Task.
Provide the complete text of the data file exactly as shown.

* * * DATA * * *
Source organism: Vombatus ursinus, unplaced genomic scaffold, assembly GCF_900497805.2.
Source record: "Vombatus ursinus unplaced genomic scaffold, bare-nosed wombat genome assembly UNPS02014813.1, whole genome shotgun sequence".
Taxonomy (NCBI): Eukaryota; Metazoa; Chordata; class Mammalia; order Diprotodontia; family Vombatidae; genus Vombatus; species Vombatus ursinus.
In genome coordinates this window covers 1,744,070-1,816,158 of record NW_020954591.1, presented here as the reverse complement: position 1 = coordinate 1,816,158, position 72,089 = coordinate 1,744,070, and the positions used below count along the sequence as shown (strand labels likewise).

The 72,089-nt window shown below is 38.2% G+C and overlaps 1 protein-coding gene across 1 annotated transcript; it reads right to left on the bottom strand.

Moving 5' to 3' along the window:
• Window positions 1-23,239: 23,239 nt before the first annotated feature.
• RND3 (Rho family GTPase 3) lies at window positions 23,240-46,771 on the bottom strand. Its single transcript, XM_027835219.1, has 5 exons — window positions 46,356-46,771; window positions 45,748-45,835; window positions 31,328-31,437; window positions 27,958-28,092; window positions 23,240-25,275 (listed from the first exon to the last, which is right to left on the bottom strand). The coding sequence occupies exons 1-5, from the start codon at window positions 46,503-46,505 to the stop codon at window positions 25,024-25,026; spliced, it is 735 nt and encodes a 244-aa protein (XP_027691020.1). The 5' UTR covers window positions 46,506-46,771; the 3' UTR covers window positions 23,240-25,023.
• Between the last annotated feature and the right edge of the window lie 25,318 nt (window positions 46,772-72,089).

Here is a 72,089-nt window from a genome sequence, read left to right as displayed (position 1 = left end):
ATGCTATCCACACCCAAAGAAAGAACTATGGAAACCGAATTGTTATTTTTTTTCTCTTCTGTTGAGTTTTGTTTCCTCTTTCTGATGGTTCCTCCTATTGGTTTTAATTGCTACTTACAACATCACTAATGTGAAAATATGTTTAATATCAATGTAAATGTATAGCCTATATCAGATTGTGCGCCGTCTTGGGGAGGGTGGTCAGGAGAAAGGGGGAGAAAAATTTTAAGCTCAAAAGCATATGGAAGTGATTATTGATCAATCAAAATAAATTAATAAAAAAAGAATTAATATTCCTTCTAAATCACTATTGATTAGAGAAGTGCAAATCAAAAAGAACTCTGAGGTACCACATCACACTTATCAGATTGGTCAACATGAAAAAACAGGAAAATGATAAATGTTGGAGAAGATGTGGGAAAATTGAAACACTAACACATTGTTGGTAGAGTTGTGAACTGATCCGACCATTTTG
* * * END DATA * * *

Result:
Source organism: Vombatus ursinus, unplaced genomic scaffold, assembly GCF_900497805.2.
Source record: "Vombatus ursinus unplaced genomic scaffold, bare-nosed wombat genome assembly UNPS02014813.1, whole genome shotgun sequence".
Taxonomy (NCBI): Eukaryota; Metazoa; Chordata; class Mammalia; order Diprotodontia; family Vombatidae; genus Vombatus; species Vombatus ursinus.
In genome coordinates this window covers 1,744,070-1,816,158 of record NW_020954591.1, presented here as the reverse complement: position 1 = coordinate 1,816,158, position 72,089 = coordinate 1,744,070, and the positions used below count along the sequence as shown (strand labels likewise).

The 72,089-nt window shown below is 38.2% G+C and overlaps 1 protein-coding gene across 1 annotated transcript; it reads right to left on the bottom strand.

Moving 5' to 3' along the window:
• Window positions 1-23,239: 23,239 nt before the first annotated feature.
• RND3 (Rho family GTPase 3) lies at window positions 23,240-46,771 on the bottom strand. Its single transcript, XM_027835219.1, has 5 exons — window positions 46,356-46,771; window positions 45,748-45,835; window positions 31,328-31,437; window positions 27,958-28,092; window positions 23,240-25,275 (listed from the first exon to the last, which is right to left on the bottom strand). The coding sequence occupies exons 1-5, from the start codon at window positions 46,503-46,505 to the stop codon at window positions 25,024-25,026; spliced, it is 735 nt and encodes a 244-aa protein (XP_027691020.1). The 5' UTR covers window positions 46,506-46,771; the 3' UTR covers window positions 23,240-25,023.
• Between the last annotated feature and the right edge of the window lie 25,318 nt (window positions 46,772-72,089).

Here is a 72,089-nt window from a genome sequence, read left to right as displayed (position 1 = left end):
ATGCTATCCACACCCAAAGAAAGAACTATGGAAACCGAATTGTTATTTTTTTTCTCTTCTGTTGAGTTTTGTTTCCTCTTTCTGATGGTTCCTCCTATTGGTTTTAATTGCTACTTACAACATCACTAATGTGAAAATATGTTTAATATCAATGTAAATGTATAGCCTATATCAGATTGTGCGCCGTCTTGGGGAGGGTGGTCAGGAGAAAGGGGGAGAAAAATTTTAAGCTCAAAAGCATATGGAAGTGATTATTGATCAATCAAAATAAATTAATAAAAAAAGAATTAATATTCCTTCTAAATCACTATTGATTAGAGAAGTGCAAATCAAAAAGAACTCTGAGGTACCACATCACACTTATCAGATTGGTCAACATGAAAAAACAGGAAAATGATAAATGTTGGAGAAGATGTGGGAAAATTGAAACACTAACACATTGTTGGTAGAGTTGTGAACTGATCCGACCATTTTG